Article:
- Associated Press - Wednesday, December 14, 2016

TOPEKA, Kan. (AP) - Republican Gov. Sam Brownback outlined a plan Wednesday for a scholarship program to attract new teachers to rural Kansas schools and suggested GOP legislators aren’t being constructive in their criticism of how he’s handled the state’s budget woes.

Budget proposals in January will include the new teacher scholarship program - called “TeachersKan” - and initiatives to attract doctors and dental services to underserved rural areas, Brownback said. As for financing them, he said he’ll find the money despite a projected shortfall of more than $345 million in the state’s current budget and gaps in funding for existing programs totaling $1.1 billion through June 2019.

The governor also rejected criticism for not imposing budget cuts ahead of the legislative session, which starts in January. Senate President Susan Wagle, a Wichita Republican, said earlier this week that lawmakers are concerned Brownback is “looking for a ticket to D.C.,” or a position in President-elect Donald Trump’s administration.

“It’d be more constructive if whoever in the Legislature proposes ideas to deal with the budget problems and starts working on it,” Brownback told The Associated Press.

Kansas has struggled to balance its budget since Republican legislators slashed personal income taxes in 2012 and 2013 at Brownback’s urging in an effort to stimulate the economy. Brownback continues to blame slumps in agriculture and energy production for the state’s current budget problems.

Brownback, who won re-election in 2014 and is term-limited, said he wants “to take the long view” and focus on major problems.

He didn’t provide many details about the initiatives aimed at helping rural Kansas, other than to say the teacher scholarship program would be similar to one covering tuition and living expenses for University of Kansas medical students who agree to practice as doctors in underserved areas.

“Budgets are matters of priority and prioritizing,” Brownback said. “It’s a high priority.”

Mark Desetti, a lobbyist for the Kansas National Education Association, said it has long supported such a scholarship program but would need to see the details - and the conditions placed on aspiring teachers. The teachers union has been critical of Republican leaders over education funding and for a 2014 law ending guaranteed tenure in public schools.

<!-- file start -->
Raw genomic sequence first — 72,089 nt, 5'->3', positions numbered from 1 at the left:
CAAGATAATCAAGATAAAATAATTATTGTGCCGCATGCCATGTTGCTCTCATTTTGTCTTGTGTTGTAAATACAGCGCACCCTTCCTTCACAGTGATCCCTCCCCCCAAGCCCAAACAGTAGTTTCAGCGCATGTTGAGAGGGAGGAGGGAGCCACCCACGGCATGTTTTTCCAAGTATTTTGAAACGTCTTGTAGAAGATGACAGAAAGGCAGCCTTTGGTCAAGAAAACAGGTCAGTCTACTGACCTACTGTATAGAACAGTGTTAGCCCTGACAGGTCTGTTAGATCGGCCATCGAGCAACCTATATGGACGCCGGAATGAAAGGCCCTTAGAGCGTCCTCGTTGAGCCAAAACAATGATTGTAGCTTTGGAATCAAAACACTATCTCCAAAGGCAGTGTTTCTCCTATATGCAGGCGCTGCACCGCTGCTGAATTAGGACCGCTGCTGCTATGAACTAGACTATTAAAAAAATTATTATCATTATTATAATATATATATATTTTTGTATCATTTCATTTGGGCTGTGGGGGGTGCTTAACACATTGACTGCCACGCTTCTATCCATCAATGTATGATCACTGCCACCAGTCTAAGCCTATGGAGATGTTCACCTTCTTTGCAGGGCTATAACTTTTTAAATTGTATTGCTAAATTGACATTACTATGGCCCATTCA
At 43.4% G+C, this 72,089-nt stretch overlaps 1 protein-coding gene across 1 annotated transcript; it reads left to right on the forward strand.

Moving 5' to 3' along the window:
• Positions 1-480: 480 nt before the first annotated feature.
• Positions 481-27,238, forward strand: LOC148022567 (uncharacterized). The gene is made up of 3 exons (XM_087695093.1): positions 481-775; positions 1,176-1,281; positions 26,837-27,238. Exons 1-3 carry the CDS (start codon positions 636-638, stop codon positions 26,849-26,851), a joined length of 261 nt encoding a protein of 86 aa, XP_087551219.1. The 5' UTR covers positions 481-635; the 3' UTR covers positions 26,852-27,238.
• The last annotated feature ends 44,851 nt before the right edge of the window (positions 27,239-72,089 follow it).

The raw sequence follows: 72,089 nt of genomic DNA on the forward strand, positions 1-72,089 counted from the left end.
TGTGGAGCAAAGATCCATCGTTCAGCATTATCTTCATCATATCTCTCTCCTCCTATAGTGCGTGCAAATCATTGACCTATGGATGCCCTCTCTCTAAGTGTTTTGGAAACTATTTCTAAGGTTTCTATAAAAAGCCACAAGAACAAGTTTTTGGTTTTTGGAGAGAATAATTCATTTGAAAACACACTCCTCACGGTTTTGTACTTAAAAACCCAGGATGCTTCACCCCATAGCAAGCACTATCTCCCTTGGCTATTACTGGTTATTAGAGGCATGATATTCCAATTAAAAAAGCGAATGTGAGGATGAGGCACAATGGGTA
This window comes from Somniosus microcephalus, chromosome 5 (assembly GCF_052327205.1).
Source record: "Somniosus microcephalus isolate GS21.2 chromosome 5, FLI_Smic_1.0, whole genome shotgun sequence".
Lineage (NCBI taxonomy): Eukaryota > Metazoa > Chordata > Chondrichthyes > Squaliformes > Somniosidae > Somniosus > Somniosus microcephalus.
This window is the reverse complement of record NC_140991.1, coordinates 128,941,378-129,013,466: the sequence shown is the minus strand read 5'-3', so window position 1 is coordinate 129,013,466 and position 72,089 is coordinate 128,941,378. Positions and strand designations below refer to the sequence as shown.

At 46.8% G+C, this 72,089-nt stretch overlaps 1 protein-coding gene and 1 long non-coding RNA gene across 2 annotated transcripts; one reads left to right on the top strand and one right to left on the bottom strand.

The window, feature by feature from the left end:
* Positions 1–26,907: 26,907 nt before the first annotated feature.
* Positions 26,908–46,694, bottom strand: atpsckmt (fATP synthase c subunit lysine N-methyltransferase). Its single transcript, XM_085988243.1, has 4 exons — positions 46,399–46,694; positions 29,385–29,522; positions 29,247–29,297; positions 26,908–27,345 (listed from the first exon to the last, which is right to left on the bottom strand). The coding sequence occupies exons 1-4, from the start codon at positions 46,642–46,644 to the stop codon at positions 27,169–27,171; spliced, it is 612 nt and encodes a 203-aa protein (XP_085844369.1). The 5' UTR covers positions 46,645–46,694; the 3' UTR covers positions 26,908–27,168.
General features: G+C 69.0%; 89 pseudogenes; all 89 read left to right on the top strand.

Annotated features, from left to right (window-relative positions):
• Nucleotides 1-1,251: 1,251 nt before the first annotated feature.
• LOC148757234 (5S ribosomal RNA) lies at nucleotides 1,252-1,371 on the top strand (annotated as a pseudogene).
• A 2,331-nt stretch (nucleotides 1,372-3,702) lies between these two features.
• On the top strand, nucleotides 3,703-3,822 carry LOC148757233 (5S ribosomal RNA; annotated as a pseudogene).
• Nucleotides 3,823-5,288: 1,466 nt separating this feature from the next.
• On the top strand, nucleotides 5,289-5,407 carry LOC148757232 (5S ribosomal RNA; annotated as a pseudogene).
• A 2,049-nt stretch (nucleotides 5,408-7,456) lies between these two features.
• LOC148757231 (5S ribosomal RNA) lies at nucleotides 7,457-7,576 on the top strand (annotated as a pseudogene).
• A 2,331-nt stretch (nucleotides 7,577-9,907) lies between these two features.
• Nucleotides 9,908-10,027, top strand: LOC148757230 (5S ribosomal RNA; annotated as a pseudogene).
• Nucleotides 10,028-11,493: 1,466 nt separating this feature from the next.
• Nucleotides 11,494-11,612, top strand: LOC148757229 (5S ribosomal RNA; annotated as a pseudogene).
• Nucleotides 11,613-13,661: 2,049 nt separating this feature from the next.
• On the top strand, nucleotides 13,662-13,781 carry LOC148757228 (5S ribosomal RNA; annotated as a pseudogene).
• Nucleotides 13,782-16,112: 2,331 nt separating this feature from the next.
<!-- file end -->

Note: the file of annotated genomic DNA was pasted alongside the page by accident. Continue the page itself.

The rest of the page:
“Under normal circumstances, I might say, just jump up and down with, ‘Hooray! Somebody’s finally talking about this,’” Desetti said. “But this is a guy who has not been friendly to teachers.”

Brownback also faces increased skepticism from the Legislature. Wagle and other Republicans are frustrated that he’s not used the authority granted to him to balance the budget with spending cuts because it gives agencies less time to absorb reductions made to avert a shortfall on June 30.

“The governor’s lack of action only makes the necessary cuts deeper as we move further into the fiscal year,” she said in a statement, adding that after lawmakers reconvene, “we’ll get to work on picking up the pieces and govern.”

Even some GOP voters this year saw Brownback’s experiment in cutting income taxes as a disappointment, and more than 20 conservative Brownback allies lost their seats. Both moderate Republicans and Democrats regained some of the power they lost since Brownback won his first term in 2010.

Another sign of the Legislature’s shift closer to the political center came when Wagle announced committee chairmanships for next year, with a mix of moderates and conservatives. Moderate GOP Sen. Carolyn McGinn, of Sedgwick, will lead the budget-writing Ways and Means Committee, replacing conservative Republican Sen. Ty Masterson, of Andover, a strong Brownback ally.

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Follow John Hanna on Twitter at https://twitter.com/apjdhanna .

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